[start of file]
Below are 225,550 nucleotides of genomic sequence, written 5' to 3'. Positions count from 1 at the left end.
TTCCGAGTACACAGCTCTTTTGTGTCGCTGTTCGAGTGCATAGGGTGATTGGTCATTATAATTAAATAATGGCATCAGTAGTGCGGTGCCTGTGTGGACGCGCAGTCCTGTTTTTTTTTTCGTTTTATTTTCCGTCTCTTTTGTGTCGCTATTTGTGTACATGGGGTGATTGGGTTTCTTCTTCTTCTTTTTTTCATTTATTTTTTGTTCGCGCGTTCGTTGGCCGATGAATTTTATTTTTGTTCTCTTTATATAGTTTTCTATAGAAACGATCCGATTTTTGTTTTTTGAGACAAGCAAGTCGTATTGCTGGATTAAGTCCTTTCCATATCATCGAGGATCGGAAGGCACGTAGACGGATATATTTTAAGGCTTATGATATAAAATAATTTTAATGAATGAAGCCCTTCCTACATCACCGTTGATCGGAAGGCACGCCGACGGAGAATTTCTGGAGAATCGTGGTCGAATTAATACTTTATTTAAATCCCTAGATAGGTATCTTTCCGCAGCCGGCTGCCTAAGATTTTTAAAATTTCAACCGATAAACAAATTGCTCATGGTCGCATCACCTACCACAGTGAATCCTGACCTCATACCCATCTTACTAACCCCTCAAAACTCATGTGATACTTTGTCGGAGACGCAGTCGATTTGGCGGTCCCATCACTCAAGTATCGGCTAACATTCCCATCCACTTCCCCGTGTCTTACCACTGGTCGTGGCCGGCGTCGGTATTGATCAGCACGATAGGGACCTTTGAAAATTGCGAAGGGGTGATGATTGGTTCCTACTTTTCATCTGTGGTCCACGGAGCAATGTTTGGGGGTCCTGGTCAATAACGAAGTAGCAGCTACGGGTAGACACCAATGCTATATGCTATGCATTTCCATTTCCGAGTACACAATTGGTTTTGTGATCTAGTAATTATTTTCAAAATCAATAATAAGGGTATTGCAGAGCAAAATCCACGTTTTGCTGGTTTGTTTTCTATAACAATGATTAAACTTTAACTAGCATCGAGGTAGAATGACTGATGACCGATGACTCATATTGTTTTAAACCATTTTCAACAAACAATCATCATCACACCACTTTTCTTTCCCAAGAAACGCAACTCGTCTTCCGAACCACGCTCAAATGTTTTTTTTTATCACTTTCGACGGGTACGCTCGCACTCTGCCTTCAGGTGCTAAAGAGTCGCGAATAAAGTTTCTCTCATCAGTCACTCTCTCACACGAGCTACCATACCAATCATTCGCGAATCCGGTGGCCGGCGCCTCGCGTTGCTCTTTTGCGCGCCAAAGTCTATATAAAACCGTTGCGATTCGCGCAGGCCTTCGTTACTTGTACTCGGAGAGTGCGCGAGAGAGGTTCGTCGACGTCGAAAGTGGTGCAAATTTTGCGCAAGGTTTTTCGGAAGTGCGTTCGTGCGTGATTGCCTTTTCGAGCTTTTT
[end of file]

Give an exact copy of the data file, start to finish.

Below are 225,550 nucleotides of genomic sequence, written 5' to 3'. Positions count from 1 at the left end.
TTCCGAGTACACAGCTCTTTTGTGTCGCTGTTCGAGTGCATAGGGTGATTGGTCATTATAATTAAATAATGGCATCAGTAGTGCGGTGCCTGTGTGGACGCGCAGTCCTGTTTTTTTTTTCGTTTTATTTTCCGTCTCTTTTGTGTCGCTATTTGTGTACATGGGGTGATTGGGTTTCTTCTTCTTCTTTTTTTCATTTATTTTTTGTTCGCGCGTTCGTTGGCCGATGAATTTTATTTTTGTTCTCTTTATATAGTTTTCTATAGAAACGATCCGATTTTTGTTTTTTGAGACAAGCAAGTCGTATTGCTGGATTAAGTCCTTTCCATATCATCGAGGATCGGAAGGCACGTAGACGGATATATTTTAAGGCTTATGATATAAAATAATTTTAATGAATGAAGCCCTTCCTACATCACCGTTGATCGGAAGGCACGCCGACGGAGAATTTCTGGAGAATCGTGGTCGAATTAATACTTTATTTAAATCCCTAGATAGGTATCTTTCCGCAGCCGGCTGCCTAAGATTTTTAAAATTTCAACCGATAAACAAATTGCTCATGGTCGCATCACCTACCACAGTGAATCCTGACCTCATACCCATCTTACTAACCCCTCAAAACTCATGTGATACTTTGTCGGAGACGCAGTCGATTTGGCGGTCCCATCACTCAAGTATCGGCTAACATTCCCATCCACTTCCCCGTGTCTTACCACTGGTCGTGGCCGGCGTCGGTATTGATCAGCACGATAGGGACCTTTGAAAATTGCGAAGGGGTGATGATTGGTTCCTACTTTTCATCTGTGGTCCACGGAGCAATGTTTGGGGGTCCTGGTCAATAACGAAGTAGCAGCTACGGGTAGACACCAATGCTATATGCTATGCATTTCCATTTCCGAGTACACAATTGGTTTTGTGATCTAGTAATTATTTTCAAAATCAATAATAAGGGTATTGCAGAGCAAAATCCACGTTTTGCTGGTTTGTTTTCTATAACAATGATTAAACTTTAACTAGCATCGAGGTAGAATGACTGATGACCGATGACTCATATTGTTTTAAACCATTTTCAACAAACAATCATCATCACACCACTTTTCTTTCCCAAGAAACGCAACTCGTCTTCCGAACCACGCTCAAATGTTTTTTTTTATCACTTTCGACGGGTACGCTCGCACTCTGCCTTCAGGTGCTAAAGAGTCGCGAATAAAGTTTCTCTCATCAGTCACTCTCTCACACGAGCTACCATACCAATCATTCGCGAATCCGGTGGCCGGCGCCTCGCGTTGCTCTTTTGCGCGCCAAAGTCTATATAAAACCGTTGCGATTCGCGCAGGCCTTCGTTACTTGTACTCGGAGAGTGCGCGAGAGAGGTTCGTCGACGTCGAAAGTGGTGCAAATTTTGCGCAAGGTTTTTCGGAAGTGCGTTCGTGCGTGATTGCCTTTTCGAGCTTTTT